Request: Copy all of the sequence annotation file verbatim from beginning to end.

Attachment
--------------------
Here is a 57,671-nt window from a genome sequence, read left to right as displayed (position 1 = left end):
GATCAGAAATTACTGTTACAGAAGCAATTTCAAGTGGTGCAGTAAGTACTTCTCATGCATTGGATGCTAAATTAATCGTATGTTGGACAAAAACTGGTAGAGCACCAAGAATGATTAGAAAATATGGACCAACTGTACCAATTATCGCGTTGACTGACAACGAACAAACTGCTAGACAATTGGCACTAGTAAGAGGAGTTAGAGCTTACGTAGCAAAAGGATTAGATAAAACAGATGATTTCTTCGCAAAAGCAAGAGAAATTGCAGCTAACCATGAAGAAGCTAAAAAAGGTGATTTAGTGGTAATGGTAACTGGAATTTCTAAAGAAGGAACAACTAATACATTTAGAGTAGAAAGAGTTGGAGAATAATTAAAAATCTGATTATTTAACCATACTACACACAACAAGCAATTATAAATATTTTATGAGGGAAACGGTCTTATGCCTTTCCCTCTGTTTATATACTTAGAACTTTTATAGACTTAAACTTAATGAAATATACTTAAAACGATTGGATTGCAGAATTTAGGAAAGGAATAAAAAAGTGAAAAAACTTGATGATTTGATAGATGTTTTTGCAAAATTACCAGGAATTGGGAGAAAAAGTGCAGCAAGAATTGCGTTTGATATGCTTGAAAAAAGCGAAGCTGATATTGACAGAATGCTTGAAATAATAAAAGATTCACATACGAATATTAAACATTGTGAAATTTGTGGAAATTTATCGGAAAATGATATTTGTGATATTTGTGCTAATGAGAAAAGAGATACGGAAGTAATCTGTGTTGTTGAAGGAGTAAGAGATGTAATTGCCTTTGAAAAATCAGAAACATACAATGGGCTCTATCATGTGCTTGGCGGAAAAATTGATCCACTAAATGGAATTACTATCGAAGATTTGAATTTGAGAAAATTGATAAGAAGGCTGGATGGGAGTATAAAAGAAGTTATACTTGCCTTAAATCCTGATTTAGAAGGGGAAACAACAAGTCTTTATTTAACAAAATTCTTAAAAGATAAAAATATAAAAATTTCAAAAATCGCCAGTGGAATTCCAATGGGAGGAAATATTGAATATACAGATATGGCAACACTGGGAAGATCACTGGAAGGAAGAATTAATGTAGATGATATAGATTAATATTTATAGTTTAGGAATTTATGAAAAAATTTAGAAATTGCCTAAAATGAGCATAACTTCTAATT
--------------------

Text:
Here is a 57,671-nt window from a genome sequence, read left to right as displayed (position 1 = left end):
GATCAGAAATTACTGTTACAGAAGCAATTTCAAGTGGTGCAGTAAGTACTTCTCATGCATTGGATGCTAAATTAATCGTATGTTGGACAAAAACTGGTAGAGCACCAAGAATGATTAGAAAATATGGACCAACTGTACCAATTATCGCGTTGACTGACAACGAACAAACTGCTAGACAATTGGCACTAGTAAGAGGAGTTAGAGCTTACGTAGCAAAAGGATTAGATAAAACAGATGATTTCTTCGCAAAAGCAAGAGAAATTGCAGCTAACCATGAAGAAGCTAAAAAAGGTGATTTAGTGGTAATGGTAACTGGAATTTCTAAAGAAGGAACAACTAATACATTTAGAGTAGAAAGAGTTGGAGAATAATTAAAAATCTGATTATTTAACCATACTACACACAACAAGCAATTATAAATATTTTATGAGGGAAACGGTCTTATGCCTTTCCCTCTGTTTATATACTTAGAACTTTTATAGACTTAAACTTAATGAAATATACTTAAAACGATTGGATTGCAGAATTTAGGAAAGGAATAAAAAAGTGAAAAAACTTGATGATTTGATAGATGTTTTTGCAAAATTACCAGGAATTGGGAGAAAAAGTGCAGCAAGAATTGCGTTTGATATGCTTGAAAAAAGCGAAGCTGATATTGACAGAATGCTTGAAATAATAAAAGATTCACATACGAATATTAAACATTGTGAAATTTGTGGAAATTTATCGGAAAATGATATTTGTGATATTTGTGCTAATGAGAAAAGAGATACGGAAGTAATCTGTGTTGTTGAAGGAGTAAGAGATGTAATTGCCTTTGAAAAATCAGAAACATACAATGGGCTCTATCATGTGCTTGGCGGAAAAATTGATCCACTAAATGGAATTACTATCGAAGATTTGAATTTGAGAAAATTGATAAGAAGGCTGGATGGGAGTATAAAAGAAGTTATACTTGCCTTAAATCCTGATTTAGAAGGGGAAACAACAAGTCTTTATTTAACAAAATTCTTAAAAGATAAAAATATAAAAATTTCAAAAATCGCCAGTGGAATTCCAATGGGAGGAAATATTGAATATACAGATATGGCAACACTGGGAAGATCACTGGAAGGAAGAATTAATGTAGATGATATAGATTAATATTTATAGTTTAGGAATTTATGAAAAAATTTAGAAATTGCCTAAAATGAGCATAACTTCTAATT